Japanese curry bread

The Wonder of Curry Bread

Curry bread (karee-pan [kah-reeh pahn]) is the ambrosia of my Japan experience. I would have curry bread over doughnuts any day. This convenience-store food consists of Japanese curry wrapped in dough and breadcrumbs, which is then deep fried(1). The result is a snack that is easy to hold (if a bit greasy) and bursting with spicy curry flavor. You may be thinking of a jelly doughnut, curry version; however, the bread itself has better flavor and texture than an American doughnut, and of course has an entirely different kind of sweetness that complements the curry.

curry bread in manga

“W-what!? The curry…from inside…” !?!

I love this bread so much that I would buy out Asia Pacific University student store’s entire supply in the mornings when they got a new batch. I had to ask a store manager to find out when they restock, so I could be sure to come in time before they sold out. Curry bread can be found in most convenience stores and some bakeries in Japan.

It pains me greatly that this staple Japanese treat doesn’t seem to exist back home in California. I have to go to Sacramento (hours away) just to get melon bread (sweet melon-flavored bread), let alone curry bread (I don’t know if Sacramento Asian markets carry it).

After my study abroad program was over, I asked my second-cousin who is living in Japan to bring me back curry bread when she visited the U.S. I assume she checked the box at the airport, and had to declare she was bringing them back as gifts rather than for resell. It must have looked funny to anyone who checked her bag. That supply didn’t last me very long.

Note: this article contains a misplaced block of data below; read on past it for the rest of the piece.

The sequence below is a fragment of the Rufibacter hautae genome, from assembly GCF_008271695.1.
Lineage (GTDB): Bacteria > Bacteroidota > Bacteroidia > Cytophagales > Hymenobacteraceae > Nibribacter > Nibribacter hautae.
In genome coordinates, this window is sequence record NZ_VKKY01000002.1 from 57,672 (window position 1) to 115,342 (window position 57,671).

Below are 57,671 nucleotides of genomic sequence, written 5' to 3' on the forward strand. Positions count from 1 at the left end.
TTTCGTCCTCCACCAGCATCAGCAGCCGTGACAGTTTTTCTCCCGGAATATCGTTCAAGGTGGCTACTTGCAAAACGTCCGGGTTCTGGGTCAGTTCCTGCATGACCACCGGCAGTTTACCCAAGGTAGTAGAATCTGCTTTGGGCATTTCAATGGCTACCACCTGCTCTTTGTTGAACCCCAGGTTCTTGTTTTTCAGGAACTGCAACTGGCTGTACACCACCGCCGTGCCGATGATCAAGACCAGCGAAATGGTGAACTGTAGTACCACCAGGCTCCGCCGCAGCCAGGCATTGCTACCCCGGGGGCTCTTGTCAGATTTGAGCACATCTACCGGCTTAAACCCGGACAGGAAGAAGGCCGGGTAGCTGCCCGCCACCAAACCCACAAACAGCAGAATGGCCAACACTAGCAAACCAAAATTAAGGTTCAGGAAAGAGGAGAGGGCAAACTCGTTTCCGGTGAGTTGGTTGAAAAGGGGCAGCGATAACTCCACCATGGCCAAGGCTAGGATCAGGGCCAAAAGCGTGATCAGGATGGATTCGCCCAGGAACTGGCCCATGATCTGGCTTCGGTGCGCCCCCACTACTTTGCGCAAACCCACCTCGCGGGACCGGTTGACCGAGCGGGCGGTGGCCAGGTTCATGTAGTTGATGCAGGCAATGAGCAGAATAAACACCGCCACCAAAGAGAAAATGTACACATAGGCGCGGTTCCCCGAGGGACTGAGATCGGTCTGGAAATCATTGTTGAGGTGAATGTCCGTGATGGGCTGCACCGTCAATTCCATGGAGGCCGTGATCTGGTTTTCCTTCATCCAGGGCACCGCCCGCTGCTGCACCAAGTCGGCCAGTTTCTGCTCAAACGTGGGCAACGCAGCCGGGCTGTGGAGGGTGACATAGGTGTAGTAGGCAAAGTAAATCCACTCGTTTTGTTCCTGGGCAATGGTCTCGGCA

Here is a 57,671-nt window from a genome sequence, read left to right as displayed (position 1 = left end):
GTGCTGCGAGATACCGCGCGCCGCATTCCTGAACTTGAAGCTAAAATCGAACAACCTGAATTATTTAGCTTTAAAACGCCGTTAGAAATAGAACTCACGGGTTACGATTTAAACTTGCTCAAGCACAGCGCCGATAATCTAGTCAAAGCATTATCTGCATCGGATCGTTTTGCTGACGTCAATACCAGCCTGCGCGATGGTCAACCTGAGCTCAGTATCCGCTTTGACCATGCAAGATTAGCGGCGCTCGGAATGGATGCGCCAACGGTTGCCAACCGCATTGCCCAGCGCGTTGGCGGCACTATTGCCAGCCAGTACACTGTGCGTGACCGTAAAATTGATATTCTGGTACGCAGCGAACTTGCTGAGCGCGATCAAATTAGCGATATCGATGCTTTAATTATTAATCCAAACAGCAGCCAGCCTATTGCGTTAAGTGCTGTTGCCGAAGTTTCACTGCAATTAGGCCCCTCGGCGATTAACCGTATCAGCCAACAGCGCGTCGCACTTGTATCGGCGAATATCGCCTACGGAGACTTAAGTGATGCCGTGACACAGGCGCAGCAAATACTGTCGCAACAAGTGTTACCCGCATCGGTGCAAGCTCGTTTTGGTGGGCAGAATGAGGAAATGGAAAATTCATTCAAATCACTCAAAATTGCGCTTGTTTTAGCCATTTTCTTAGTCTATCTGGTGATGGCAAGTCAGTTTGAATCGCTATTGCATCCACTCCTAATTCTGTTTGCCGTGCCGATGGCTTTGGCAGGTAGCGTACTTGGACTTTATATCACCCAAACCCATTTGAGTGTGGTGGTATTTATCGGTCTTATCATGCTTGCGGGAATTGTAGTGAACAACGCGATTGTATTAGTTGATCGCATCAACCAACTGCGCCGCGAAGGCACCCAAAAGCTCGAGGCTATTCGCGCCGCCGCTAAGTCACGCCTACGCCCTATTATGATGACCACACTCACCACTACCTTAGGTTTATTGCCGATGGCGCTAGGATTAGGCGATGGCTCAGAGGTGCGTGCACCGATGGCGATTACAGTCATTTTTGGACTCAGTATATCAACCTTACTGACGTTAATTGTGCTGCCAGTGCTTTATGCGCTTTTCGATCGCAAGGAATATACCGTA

Curry bread in pop culture:

Curry Bread Man is a superhero in the children’s picture book series Anpanman by Yanase Takashi (last-first name), which stars an anthropomorphic sweet-red-bean-paste filled bread.

In chapter 21 of the manga Black Butler by Toboso Yana (last-first name), demon butler Sebastian invents curry bread in old England during a curry contest. The food judge says it better than I can: “The deep fried crispy exterior and soft interior’s texture combined with that sticky curry creates several levels of heavenly taste!” “Ingenious and fragrant, it is all blended together as if it were the very meaning of ‘delicious’. It blossoms the moment it is sliced open!”

(1)Wikipedia contributors. “Curry bread.” Wikipedia, The Free Encyclopedia. Wikipedia, The Free Encyclopedia, 9 May. 2014. Web. 8 Dec. 2014.

Cover image: from Wikipedia commons, taken 4 November 2007 by katorisi

Giant Pachinko Palace

Casinos and Love Hotels: Fantastic Architecture in Beppu

Las Vegas Casino

Las Vegas, in Japan.

While strolling Beppu’s streets (looking for cats or onsen), sometimes a building would catch my eye that had such bizarre architecture that I figured it could be one of two things: either a casino or a love hotel. I laughed when I saw a casino named “Las Vegas”. Admittedly, when I think of Las Vegas all I think of is gambling, too. The Las Vegas building was decorated with red-white-and-blue American colors for that authentic atmosphere, and specialized in pachinko and slot machines.